ot her val ues shal l be r ounded off t o t he near est t en and t hen added
as shown bel ow:
The sum shal l t hen be r epor t ed t o t he near est hundr ed as 1 465 × 100
or even as 1.465 × 10
5
.
Exampl e 3
Requi r ed t o fi nd t he di ffer ence of 679.8 and 76.365, assumi ng t hat
each number i s known t o i t s l ast fi gur e but no far t her .
461.32
381.6
76.85
4.75
924.52
2 849 × 10
89 × 10
66 × 10
3 950 × 10
7 694 × 10
14 648 × 10
I S : 2  1960
11
Si nce one of t he val ues i s known t o t he fi r st deci mal pl ace onl y, t he
ot her val ue shal l al so be r ounded off t o t he fi r st deci mal pl ace and
t hen t he di ffer ence shal l be found.
The di ffer ence, 603.4, shal l be r epor t ed as such.
Exampl e 4
Requi r ed t o eval uat e cor r ect t o fi ve si gni fi cant fi gur es.
Si nce = 1.587 450 79
= 1.577 973 38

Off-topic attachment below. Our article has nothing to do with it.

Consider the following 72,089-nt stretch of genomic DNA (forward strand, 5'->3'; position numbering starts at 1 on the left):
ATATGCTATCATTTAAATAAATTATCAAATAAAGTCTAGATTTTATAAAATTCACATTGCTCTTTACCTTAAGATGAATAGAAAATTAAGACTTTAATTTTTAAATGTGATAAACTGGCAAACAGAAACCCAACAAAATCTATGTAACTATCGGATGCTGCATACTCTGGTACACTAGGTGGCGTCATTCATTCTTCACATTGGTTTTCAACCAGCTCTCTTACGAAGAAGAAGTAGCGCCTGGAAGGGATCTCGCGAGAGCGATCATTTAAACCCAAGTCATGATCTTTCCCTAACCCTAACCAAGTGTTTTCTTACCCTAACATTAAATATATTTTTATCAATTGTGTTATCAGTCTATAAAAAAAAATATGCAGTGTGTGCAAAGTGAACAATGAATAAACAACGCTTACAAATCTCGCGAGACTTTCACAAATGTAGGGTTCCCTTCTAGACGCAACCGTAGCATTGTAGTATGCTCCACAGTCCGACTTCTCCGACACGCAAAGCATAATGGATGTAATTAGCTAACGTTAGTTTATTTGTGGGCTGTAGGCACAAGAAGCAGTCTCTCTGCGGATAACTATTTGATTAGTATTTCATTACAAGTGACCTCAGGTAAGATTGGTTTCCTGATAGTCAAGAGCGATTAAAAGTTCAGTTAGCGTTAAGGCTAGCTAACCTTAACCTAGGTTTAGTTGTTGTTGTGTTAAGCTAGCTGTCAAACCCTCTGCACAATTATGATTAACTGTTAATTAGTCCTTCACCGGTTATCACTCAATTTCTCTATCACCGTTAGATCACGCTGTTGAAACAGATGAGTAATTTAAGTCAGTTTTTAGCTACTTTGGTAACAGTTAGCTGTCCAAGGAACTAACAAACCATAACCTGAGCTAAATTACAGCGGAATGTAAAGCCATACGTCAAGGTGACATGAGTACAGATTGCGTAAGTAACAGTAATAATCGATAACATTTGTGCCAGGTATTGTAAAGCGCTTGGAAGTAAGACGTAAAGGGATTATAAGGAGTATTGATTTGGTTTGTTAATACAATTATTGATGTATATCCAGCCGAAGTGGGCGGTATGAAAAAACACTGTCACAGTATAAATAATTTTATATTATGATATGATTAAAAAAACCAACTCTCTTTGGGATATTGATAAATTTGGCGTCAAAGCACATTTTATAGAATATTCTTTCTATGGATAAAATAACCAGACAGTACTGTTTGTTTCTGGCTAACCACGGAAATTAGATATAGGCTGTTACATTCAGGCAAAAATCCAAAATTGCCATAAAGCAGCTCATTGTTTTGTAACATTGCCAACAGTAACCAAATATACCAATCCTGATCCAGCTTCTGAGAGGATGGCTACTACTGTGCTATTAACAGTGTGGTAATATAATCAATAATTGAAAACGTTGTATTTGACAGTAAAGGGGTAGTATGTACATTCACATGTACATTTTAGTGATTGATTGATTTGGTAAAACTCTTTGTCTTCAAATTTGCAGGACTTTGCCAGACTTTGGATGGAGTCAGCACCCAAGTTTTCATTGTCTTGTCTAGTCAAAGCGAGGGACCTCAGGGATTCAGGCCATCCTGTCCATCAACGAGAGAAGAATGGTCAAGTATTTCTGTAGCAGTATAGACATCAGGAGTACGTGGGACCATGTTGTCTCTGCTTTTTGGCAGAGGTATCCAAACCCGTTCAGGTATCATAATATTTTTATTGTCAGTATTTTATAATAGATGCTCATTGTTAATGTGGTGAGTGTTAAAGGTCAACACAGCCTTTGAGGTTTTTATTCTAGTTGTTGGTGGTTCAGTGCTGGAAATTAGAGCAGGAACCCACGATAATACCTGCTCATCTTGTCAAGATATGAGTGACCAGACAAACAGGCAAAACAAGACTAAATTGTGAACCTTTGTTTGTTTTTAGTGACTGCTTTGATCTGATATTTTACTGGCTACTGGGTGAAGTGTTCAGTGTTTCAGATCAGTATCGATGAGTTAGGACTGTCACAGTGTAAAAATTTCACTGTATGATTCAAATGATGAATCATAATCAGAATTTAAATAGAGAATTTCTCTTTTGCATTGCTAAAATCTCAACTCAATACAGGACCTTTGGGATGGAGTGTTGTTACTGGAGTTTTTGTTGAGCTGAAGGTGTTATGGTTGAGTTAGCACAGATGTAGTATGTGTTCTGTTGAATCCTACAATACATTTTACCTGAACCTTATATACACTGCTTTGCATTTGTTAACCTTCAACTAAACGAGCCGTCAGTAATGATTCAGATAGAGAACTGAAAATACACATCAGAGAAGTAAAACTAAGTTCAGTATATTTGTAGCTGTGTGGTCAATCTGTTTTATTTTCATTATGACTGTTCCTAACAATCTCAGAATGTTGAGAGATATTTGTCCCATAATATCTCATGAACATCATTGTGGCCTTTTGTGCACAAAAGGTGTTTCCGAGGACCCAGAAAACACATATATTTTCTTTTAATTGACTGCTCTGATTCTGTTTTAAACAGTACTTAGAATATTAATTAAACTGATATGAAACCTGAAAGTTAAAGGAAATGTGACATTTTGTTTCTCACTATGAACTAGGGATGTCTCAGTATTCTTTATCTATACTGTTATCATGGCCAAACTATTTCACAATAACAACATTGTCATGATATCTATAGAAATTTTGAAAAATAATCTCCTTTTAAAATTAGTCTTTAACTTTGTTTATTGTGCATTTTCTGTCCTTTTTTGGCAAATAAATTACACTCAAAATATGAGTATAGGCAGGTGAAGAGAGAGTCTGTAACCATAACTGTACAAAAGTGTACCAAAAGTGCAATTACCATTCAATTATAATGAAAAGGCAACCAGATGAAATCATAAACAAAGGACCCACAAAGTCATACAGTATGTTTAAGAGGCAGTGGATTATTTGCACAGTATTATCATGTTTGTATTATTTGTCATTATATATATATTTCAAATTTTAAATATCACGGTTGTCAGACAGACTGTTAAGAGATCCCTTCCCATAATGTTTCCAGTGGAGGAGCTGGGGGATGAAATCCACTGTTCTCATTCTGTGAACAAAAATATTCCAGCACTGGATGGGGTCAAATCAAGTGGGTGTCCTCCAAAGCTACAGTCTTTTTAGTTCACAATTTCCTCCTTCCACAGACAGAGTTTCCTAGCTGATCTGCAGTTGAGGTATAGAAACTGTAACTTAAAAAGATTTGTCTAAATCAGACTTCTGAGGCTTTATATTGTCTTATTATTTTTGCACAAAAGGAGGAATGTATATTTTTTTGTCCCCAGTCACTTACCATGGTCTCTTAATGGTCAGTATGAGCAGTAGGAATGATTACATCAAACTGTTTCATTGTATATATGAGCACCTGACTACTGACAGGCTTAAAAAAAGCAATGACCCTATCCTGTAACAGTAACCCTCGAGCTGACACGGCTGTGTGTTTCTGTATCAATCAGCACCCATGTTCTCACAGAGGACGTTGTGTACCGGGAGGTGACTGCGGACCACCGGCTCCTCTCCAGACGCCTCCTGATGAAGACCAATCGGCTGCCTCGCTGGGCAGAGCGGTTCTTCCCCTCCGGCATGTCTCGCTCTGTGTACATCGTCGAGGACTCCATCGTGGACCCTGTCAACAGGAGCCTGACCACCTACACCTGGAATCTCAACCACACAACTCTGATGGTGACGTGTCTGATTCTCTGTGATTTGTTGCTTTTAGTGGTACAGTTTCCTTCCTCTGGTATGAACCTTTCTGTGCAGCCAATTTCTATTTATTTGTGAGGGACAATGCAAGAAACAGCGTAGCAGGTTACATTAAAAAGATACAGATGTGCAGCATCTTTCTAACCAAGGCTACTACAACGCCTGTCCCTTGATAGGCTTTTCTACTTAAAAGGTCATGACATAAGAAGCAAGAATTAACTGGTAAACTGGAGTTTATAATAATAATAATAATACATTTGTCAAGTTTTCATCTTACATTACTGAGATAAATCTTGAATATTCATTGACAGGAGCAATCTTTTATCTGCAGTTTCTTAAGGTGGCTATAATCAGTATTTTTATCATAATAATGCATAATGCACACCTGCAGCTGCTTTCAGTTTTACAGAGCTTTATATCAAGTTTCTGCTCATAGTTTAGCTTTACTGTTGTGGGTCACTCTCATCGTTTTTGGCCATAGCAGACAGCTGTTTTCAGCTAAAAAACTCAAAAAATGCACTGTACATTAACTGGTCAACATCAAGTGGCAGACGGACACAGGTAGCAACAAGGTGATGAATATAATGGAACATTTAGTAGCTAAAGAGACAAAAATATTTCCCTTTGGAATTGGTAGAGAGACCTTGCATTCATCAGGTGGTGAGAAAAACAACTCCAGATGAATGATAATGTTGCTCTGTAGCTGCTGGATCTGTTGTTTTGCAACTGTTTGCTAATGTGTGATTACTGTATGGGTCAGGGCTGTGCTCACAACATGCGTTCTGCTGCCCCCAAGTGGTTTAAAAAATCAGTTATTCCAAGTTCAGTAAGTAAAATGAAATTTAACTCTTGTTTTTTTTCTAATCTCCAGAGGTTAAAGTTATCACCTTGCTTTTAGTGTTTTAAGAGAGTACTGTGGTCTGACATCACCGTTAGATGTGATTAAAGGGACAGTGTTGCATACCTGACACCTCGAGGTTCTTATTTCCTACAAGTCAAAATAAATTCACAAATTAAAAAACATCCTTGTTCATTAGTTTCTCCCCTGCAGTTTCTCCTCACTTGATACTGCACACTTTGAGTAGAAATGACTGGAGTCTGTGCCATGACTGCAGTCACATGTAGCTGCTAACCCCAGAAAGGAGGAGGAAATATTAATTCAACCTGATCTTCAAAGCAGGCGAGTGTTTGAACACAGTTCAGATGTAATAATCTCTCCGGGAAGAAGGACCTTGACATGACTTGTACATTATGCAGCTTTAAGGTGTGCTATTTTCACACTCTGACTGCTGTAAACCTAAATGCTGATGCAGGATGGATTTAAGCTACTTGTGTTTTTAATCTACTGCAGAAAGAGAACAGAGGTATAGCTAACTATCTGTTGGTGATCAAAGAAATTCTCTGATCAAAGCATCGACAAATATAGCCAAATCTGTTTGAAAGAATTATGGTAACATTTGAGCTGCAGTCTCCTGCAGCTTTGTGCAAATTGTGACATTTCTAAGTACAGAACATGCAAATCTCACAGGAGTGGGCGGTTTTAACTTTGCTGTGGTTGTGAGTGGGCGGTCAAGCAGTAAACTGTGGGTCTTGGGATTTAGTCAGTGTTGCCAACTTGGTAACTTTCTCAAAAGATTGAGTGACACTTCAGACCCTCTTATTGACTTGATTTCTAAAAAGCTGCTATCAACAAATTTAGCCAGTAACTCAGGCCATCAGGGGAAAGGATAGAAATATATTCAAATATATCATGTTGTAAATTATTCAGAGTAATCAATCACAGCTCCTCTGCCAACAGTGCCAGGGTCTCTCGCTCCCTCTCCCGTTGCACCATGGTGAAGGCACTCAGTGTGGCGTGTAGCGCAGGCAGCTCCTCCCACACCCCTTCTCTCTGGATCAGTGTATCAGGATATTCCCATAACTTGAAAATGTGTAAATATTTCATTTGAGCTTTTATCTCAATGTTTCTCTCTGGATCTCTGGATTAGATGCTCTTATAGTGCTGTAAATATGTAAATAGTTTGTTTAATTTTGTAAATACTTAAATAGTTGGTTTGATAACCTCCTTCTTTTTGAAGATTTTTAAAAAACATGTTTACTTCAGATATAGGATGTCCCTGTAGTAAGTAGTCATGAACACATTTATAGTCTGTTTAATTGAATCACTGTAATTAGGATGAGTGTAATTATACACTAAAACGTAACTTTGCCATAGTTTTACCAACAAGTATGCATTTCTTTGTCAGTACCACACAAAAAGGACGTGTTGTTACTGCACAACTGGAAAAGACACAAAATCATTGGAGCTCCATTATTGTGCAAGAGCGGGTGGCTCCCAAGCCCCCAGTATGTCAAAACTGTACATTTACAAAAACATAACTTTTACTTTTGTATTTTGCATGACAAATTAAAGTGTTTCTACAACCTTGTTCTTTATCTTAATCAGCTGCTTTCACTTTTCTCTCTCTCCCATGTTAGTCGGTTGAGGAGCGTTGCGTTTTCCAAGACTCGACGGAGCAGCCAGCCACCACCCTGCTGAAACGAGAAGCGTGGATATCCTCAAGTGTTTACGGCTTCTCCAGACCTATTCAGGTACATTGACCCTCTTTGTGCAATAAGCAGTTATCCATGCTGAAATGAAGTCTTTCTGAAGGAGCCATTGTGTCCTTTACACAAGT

and t hr ee si gni fi cant fi gur es at t he l eft wi l l di sappear on
subt r act i on, t he number of si gni fi cant fi gur es r et ai ned i n each
val ue shal l be 8 as shown bel ow:
The r esul t , 0.009 477 4, shal l be r epor t ed as such (or
as 9.477 4 × 10
–3
).
Exampl e 5
Requi r ed t o eval uat e 35.2/ gi ven t hat t he numer at or i s cor r ect t o
i t s l ast fi gur e.
Si nce t he numer at or her e i s cor r ect t o t hr ee si gni fi cant fi gur es, t he
denomi nat or shal l be t aken as = 1.414. Then,
= 24.89
and t he r esul t shal l be r epor t ed as 24.9.
Exampl e 6
Requi r ed t o eval uat e 3.78t/5.6, assumi ng t hat t he denomi nat or i s
t r ue t o onl y t wo si gni fi cant fi gur es.
Si nce t he denomi nat or her e i s cor r ect t o t wo si gni fi cant fi gur es, each
number i n t he numer at or woul d be t aken up t o t hr ee si gni fi cant
679.8
76.4
603.4
1.587 450 8
1.577 973 4
0.009 477 4
2.52 2.49
2.52
2.49
2,
2
35.2
1.414

I S : 2  1960
12
fi gur es. Thus,
= 2,08.
The r esul t shal l , however , be r epor t ed as 2.1.
A P P E N D I X A
( Cl ause3.0 )
VALI DI TY OF RULES
A1. The val i di t y of t he r ul es for r oundi ng off numer i cal val ues, as gi ven
i n 3.1, may be seen fr om t he fact t hat t o ever y number t hat i s t o be
‘r ounded down’ i n accor dance wi t h Rul e I , t her e cor r esponds a number